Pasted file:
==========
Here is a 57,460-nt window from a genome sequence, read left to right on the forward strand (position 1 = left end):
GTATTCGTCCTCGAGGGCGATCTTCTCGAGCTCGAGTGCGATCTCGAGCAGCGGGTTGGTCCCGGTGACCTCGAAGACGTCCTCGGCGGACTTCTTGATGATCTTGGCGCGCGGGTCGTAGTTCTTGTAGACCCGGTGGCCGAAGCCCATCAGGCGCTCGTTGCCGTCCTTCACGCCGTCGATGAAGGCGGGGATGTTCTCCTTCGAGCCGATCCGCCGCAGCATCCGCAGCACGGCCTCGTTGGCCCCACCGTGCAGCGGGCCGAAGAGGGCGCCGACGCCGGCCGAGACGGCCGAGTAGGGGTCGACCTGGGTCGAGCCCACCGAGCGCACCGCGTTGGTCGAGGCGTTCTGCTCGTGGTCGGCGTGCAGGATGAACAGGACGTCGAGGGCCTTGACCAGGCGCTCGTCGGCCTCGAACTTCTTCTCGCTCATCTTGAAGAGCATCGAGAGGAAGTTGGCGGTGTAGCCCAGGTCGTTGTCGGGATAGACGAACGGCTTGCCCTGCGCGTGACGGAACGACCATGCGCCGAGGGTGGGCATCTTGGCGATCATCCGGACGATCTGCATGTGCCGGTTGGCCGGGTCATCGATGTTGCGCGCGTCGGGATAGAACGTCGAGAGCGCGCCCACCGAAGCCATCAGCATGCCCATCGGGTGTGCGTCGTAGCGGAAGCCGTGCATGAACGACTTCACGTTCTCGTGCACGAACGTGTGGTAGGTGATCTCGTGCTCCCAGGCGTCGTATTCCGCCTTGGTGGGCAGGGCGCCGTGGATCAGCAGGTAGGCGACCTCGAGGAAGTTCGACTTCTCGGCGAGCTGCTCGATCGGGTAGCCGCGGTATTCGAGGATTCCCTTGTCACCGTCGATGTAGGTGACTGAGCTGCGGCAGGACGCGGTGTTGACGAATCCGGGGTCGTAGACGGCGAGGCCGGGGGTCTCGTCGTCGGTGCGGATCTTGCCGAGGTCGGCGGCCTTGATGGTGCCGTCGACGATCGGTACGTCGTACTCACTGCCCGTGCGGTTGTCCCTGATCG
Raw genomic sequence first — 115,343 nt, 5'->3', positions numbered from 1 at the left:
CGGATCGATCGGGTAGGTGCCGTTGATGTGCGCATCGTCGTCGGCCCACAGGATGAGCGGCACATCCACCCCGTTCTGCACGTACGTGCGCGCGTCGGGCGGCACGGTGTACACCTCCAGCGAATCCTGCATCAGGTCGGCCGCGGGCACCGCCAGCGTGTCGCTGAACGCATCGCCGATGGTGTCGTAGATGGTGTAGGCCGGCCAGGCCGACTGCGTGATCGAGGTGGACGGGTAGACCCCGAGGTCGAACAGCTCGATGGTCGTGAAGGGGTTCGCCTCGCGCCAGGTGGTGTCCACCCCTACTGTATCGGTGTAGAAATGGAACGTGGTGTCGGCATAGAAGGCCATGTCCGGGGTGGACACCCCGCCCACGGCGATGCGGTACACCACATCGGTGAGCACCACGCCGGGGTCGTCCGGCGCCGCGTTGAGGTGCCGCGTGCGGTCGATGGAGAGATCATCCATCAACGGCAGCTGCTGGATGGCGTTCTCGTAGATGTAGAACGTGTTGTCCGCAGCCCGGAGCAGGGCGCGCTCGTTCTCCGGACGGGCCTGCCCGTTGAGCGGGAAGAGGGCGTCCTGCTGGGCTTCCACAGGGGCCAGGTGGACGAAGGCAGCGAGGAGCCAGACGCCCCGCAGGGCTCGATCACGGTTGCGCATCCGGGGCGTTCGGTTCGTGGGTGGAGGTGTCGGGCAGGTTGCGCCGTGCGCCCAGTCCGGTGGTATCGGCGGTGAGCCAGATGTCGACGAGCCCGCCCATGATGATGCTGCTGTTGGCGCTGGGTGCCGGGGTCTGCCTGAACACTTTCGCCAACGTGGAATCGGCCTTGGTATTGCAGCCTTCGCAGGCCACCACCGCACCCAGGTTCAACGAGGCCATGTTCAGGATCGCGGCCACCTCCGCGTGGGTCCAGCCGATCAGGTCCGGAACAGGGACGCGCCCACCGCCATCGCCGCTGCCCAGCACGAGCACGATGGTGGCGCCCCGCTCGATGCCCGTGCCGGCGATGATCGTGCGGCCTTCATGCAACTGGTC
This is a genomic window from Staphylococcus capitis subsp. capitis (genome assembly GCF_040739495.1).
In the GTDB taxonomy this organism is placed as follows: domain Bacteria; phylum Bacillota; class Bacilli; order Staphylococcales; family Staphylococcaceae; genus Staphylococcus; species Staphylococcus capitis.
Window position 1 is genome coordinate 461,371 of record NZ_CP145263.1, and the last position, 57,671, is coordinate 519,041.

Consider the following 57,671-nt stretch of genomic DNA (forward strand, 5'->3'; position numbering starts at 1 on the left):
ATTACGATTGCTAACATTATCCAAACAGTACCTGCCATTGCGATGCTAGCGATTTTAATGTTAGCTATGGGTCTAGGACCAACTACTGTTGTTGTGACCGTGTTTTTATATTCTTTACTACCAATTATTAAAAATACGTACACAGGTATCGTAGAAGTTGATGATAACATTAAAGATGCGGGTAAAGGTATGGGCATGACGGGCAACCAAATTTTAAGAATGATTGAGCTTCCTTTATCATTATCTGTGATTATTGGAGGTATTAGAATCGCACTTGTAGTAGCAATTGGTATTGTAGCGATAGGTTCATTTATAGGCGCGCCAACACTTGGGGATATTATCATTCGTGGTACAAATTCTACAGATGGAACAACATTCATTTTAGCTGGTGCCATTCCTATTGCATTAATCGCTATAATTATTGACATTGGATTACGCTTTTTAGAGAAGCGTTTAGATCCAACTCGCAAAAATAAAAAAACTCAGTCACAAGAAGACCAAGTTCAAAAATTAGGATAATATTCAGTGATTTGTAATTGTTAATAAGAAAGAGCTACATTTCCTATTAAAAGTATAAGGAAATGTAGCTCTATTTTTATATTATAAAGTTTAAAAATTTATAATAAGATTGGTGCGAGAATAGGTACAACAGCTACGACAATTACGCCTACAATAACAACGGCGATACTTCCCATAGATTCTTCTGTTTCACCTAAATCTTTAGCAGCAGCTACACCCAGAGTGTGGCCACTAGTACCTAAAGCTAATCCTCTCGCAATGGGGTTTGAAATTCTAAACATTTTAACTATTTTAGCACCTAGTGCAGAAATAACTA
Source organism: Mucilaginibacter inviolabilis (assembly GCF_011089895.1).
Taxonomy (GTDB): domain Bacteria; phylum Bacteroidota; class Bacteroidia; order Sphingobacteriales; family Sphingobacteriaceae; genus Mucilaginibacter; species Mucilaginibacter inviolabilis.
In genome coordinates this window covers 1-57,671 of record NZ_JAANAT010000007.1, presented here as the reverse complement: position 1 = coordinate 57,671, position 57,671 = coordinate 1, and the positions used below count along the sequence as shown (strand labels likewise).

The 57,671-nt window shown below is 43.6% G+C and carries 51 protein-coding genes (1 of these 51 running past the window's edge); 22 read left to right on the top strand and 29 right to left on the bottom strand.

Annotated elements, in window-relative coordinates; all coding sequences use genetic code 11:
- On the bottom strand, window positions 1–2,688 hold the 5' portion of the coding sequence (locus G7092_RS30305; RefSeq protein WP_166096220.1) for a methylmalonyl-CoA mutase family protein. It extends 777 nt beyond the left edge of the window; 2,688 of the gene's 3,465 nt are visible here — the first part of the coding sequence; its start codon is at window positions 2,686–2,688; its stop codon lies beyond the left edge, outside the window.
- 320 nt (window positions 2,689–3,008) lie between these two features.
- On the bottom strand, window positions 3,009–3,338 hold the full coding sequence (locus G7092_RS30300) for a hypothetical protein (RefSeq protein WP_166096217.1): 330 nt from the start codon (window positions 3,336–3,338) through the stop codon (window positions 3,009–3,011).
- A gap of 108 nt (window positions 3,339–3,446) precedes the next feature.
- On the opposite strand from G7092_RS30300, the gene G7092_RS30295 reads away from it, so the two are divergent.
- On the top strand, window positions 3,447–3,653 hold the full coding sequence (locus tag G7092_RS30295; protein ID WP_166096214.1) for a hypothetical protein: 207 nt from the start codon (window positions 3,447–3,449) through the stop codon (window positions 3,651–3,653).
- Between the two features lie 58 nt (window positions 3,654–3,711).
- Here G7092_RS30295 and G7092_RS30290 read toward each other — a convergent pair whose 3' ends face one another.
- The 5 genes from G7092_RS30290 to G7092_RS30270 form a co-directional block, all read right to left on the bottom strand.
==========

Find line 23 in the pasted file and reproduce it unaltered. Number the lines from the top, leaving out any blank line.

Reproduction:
- The 5 genes from G7092_RS30290 to G7092_RS30270 form a co-directional block, all read right to left on the bottom strand.